Dining Out 2 minutes 04 March 2020

Behind The Bib: Lan Chia Guabao

This 30-year-old institution outside National Taiwan University has enthralled students and tourists alike with its fluffy white buns stuffed with pork, preserved vegetables and powdered peanuts.

Behind The Bib Bib Gourmand Taipei

Taiwanese netizens affectionately call Lan Chia Guabao in Gongguan, Taipei “the shop with the never-ending queue”, so you can expect to wait to be served even during non-peak hours.

Situated close to the National Taiwan University, this street food institution has been a part of the collective memory of many a university student. Countless classes of students have matriculated and graduated in the 30 years that the small independent joint has existed, but the classic gua bao — a fluffy white bun with pork, preserved vegetables and powdered peanuts sandwiched within — washed down with a cup of brown sugar bubble milk from Chen San Ding next door, is a comfort food combo which transcends generations. Beyond the students, Lan Chia is also a mandatory checkpoint for foodie tourists. The shop’s wall displaying framed letters and messages in different languages is concrete proof of its international fame.


Messages in a multitude of languages fill the wall of Lan Chia Guabao. (Photo: Chen Ching-yi)
Messages in a multitude of languages fill the wall of Lan Chia Guabao. (Photo: Chen Ching-yi)

Owner Lan Feng Rong shares the origin of his signature dish. Every year, during the Day of Weiya, the 16th of the 12th month in the lunar calendar which pays tribute to the God of Earth, his mother would make gua bao for family and friends who would rave about her rendition. Lan faithfully recreated his mother's recipe for his street food stall and sales of the stuffed bun quickly grew from a few dozen a day to about 3000 now.

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When the MICHELIN Guide Taipei 2019's Bib Gourmand selection was announced in April that year, Lan’s phone rang off the hook as his friends from Taiwan and abroad all called to congratulate him. “It was delightful to get the recognition," he shares. "But we don’t plan on changing in the future. We will work like we have from the beginning and treat the honour with the normal mindset.”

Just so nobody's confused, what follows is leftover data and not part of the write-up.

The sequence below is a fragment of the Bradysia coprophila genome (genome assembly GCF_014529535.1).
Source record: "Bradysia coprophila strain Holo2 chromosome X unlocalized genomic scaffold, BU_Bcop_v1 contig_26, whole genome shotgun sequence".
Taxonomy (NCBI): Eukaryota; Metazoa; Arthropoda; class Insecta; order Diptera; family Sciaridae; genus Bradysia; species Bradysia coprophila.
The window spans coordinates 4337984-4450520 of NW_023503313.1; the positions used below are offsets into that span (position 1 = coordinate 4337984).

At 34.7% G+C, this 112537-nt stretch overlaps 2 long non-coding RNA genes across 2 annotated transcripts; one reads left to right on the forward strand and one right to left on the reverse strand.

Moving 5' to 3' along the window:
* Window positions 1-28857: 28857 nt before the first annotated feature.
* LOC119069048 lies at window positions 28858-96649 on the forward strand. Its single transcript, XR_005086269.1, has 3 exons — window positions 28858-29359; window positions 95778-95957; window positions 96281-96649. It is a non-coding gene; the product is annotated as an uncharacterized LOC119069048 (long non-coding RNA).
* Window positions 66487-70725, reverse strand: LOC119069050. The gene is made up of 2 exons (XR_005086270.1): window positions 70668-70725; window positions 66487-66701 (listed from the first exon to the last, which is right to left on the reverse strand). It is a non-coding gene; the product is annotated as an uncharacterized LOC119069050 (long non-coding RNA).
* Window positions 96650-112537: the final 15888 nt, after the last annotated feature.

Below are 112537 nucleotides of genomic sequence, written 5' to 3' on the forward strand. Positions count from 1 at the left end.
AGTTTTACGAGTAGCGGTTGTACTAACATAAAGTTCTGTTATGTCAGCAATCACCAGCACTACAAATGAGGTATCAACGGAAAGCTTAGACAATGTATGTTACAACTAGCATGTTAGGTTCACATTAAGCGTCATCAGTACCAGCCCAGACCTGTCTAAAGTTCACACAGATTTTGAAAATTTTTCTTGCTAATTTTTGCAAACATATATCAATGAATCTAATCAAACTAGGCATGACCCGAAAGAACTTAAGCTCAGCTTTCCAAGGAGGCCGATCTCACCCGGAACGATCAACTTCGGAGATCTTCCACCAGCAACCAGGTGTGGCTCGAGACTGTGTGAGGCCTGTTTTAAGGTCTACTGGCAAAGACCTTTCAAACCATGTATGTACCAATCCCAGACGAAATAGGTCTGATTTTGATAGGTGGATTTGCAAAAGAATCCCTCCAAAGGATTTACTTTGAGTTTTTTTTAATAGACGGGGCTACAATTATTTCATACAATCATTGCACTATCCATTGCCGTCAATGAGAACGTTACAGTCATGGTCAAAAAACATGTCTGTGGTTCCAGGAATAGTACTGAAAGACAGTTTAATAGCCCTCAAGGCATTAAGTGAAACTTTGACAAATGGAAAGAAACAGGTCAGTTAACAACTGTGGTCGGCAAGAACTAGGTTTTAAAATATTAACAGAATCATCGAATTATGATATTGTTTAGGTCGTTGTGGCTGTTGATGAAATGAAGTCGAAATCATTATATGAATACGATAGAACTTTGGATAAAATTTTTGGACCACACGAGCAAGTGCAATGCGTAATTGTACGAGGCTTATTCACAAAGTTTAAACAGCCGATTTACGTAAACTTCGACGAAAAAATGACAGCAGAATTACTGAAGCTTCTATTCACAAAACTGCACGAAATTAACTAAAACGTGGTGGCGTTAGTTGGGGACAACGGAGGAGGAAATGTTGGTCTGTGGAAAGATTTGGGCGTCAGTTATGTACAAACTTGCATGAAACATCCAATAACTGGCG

Gua bao is a quintessential Taiwanese dish that has recently begun to catch on in the west as well. To be the first and only gua bao producer at this point to make the Bib Gourmand list is no small feat. Lan believes that persistence is what gives his food the acclaim it now enjoys, and he applies it in all the aspects of his business, from hygiene and the flexibility to customise each bun, to speed and the temperature that it served.

“If you don't care about the food that you make, then your customers would not care about coming back,” he says emphatically. 

Lan Chia Guabao operates between 11am and midnight every day, and the flow of customers never stops. While other restaurants might wait until the new diners are seated before they begin clearing the leftovers from previous patrons, this is not the case at Lan Chia Guabao. Despite the constant bustle, Lan is meticulous about keeping the shop so clean, there's not a toothpick in sight on the floor at any time.  “You wouldn’t see that here. Our staff will always wipe the table down and set it for the next guests before they take their seats." 

In gua bao, the buns are filled with pork, pickled cabbage and peanut powder, and washed down with a bowl of Si Shen Tang. (Photo: Chen Ching-yi)
In gua bao, the buns are filled with pork, pickled cabbage and peanut powder, and washed down with a bowl of Si Shen Tang. (Photo: Chen Ching-yi)

At Lan Chia, customers are also given the option to customise the texture of meat in their buns, a choice that is usually not offered at other gua bao joints. Five options of meat mix are available: fatty, lean, half and half or mixed with either more lean or more fat.

Nailing Every Facet

A gua bao consists of several components — the bun, pork, pickled cabbage and peanut powder — and every component needs to be executed well for a truly delicious gua bao. Lan explains that the bun should be soft, bouncy, fragrant and good on its own. Freshly butchered pork is a must, sautéed with shallots and garlic then braised with sugar, soy sauce and rice wine. The fatty and lean meat are cooked separately because the fattier meat has to go through an additional phase of frying to reduce its fat content. The pickled cabbage is thoroughly rinsed to remove any grittiness and finally, fragrant Taiwanese peanuts are ground to a fine aromatic powder.

The last hurdle is speed and temperature. Lan noticed that customers usually felt let down by a warm bun with cold fillings or the other way around, and set out to make sure that his would reach the customers hot both inside and out. While the healthy circulation of customers ensured a quick turnover and constantly fresh food, Lan also invested in kitchen equipment that would ensure that the food was at its prime when it reached the table. 




This article was written by Chen Ching-yi and translated by Vincent Leung. Click here for the original story.

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